- Posted September 11, 2012 by
southampton, United Kingdom
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This iReport is part of an assignment:
Harry Potter Studio Tour: When magic became reality
- Anika3, CNN iReport producer
On Easter Saturday this year I attend the Warner Brothers studio tour of the making of Harry Potter. As someone in their early twenties I was lucky enough to grow up reading the Harry Potter books and then see them turned into blockbuster films. When the Harry Potter and the Philosopher’s Stone film came out I was 10 turning 11, the same age as Harry, Ron and Hermione; I too was embarking on my first year of a big and strange new school (though not nearly as enchanting as Hogwarts). Their excitement and apprehension mirrored mine.
I remember thinking before the film started that there was no way they could possible replicate the sheer wonder of the world described in the book; yet as I left the cinema at the end all such cynicism had vanished. Whilst my 10 year old self could not help but notice the minor differences between the book and the film, the world that had been created before my eyes on screen was so much more that I could ever have envisioned. As each subsequent film came out I too grew up like the characters, revelling in their adventures and empathising with their heartache. And then, after ten years, eight films it came to an end. With the roll of credits at the end of Deathly Hallows part 2 I must admit I had more than a little tear in my eye that such a big part of my childhood had come to a close.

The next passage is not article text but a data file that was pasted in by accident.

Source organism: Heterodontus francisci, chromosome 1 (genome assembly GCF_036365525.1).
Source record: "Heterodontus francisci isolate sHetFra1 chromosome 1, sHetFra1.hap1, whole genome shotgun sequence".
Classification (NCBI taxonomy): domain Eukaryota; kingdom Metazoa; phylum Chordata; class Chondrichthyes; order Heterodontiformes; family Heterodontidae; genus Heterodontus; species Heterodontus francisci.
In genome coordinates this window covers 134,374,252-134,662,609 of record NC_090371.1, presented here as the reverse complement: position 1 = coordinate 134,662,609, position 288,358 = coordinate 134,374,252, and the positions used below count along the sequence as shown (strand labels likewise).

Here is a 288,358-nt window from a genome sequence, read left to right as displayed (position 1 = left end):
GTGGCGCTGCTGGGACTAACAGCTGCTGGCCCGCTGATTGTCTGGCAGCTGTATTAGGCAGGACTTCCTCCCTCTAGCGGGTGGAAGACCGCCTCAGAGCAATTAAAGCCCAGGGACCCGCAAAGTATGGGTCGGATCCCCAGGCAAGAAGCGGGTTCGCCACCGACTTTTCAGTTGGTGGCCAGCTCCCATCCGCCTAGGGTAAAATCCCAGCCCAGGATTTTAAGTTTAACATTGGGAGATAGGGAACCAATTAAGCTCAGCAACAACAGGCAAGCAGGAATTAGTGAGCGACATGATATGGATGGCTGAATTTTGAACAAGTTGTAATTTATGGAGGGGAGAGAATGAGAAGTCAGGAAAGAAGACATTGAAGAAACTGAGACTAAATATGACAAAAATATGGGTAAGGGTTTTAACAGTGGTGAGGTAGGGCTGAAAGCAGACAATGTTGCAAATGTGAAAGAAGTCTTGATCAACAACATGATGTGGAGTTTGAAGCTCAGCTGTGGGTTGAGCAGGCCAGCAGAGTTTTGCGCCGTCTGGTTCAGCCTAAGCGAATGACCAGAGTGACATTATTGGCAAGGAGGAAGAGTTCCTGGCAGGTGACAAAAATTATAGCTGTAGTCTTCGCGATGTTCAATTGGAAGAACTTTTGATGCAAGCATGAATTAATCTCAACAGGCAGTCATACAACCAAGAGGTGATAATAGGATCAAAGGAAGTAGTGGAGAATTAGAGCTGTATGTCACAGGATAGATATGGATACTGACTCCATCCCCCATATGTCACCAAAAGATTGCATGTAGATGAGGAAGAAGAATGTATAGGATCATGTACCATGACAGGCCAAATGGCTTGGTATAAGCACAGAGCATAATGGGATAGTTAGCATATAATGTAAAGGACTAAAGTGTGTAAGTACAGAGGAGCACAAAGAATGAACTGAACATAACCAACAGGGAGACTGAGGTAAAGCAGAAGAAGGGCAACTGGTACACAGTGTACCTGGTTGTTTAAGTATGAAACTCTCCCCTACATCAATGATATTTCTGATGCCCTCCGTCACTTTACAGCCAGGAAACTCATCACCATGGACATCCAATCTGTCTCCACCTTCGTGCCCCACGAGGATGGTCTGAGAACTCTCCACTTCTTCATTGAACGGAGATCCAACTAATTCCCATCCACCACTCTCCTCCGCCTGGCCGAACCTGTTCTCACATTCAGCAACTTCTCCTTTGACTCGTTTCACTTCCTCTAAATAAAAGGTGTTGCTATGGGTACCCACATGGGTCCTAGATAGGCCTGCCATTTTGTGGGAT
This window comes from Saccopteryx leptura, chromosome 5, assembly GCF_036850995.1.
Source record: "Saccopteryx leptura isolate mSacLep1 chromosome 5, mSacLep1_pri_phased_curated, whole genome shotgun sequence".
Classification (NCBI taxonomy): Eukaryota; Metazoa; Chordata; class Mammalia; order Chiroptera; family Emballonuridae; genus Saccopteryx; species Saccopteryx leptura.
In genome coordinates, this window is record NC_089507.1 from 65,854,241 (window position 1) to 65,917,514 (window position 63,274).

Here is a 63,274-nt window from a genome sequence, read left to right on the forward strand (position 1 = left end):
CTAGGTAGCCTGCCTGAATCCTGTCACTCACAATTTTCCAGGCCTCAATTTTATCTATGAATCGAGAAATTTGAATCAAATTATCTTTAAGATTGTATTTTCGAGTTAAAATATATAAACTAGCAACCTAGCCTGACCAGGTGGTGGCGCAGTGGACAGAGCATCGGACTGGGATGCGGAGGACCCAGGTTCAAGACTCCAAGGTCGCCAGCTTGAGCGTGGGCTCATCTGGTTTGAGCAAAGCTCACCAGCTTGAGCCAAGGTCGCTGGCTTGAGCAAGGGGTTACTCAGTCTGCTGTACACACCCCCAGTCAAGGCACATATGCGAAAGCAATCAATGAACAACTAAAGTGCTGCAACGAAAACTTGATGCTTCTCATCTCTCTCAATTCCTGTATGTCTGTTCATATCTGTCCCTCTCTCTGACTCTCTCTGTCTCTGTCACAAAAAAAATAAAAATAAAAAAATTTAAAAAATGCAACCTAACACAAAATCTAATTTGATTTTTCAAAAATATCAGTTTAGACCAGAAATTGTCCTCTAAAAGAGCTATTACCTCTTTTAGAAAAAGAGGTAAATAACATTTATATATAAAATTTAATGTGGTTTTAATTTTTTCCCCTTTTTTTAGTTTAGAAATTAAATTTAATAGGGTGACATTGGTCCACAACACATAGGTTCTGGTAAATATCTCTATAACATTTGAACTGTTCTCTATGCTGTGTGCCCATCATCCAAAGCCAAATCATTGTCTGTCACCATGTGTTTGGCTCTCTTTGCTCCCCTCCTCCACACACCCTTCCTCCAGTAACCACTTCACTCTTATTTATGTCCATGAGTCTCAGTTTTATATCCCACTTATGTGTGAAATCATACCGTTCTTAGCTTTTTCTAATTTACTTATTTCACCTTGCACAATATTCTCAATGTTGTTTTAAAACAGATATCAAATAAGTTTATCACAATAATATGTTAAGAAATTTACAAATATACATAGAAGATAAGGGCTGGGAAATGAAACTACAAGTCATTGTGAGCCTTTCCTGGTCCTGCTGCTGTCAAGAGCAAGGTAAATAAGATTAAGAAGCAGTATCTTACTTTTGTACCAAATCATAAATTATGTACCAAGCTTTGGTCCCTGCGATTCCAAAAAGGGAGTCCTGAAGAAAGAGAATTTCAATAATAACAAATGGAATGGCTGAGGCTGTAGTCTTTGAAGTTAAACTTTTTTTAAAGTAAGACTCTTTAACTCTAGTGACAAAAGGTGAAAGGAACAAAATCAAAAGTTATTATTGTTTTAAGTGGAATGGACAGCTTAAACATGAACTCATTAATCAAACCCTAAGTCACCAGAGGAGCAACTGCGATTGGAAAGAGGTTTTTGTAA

Then a few months later it was Christmas. To my delight my sister, also a huge Potterhead, had got tickets for us to go to the Harry Potter studio tour once it opened. Annoyingly though I had to wait an agonising few days for the holiday period to end so I could call up and book out time and day. The next few months rolled on and it was finally Easter. We got up obscenely early (since I’d forgotten that the trains are iffy on the Easter weekend) and boarded a three hour train to Watford junction changing a couple of times (it should have taken a hour and a half on a normal day), before embarking onto a not so subtly logoed Potter experience double-decker bus ... and then we were there.
As we queued up and entered the studio tour it was like being a child again. Everywhere we turned the things we’d seen on big screen were right before our eyes. I must have taken over 400 photographs in an effort to capture every moment of the experience. Instantly recognisable sets, costumes, props and prosthetics both recreated cinematic moments and allowed you to peer behind them. Searching for the hidden golden snitches dotted around the enormous sound stages. The experience seemed to go on and on, but then all too soon we neared the end. And though end it did the finale to the experience was the MOST magnificent of all. Having walked though Diagon Ally and onto a room exhibiting drawings and exquisitely made paper models we ascended to a gigantic room displaying the most jaw dropping creating from the Harry Potter film saga; a colossally big yet unimaginably finely detailed scale model of Hogwarts castle. The sheer sight of it made me well up which was not helped by the emotive score from the final Potter film. The absolute wonderment of seeing the Hogwarts castle model which had so lovingly and passionately be crafted was for me the best moment of the whole experience. The studio tour filled me with childhood wonder and I hope it and the world of Harry Potter will continue to do the same for generations of children to come.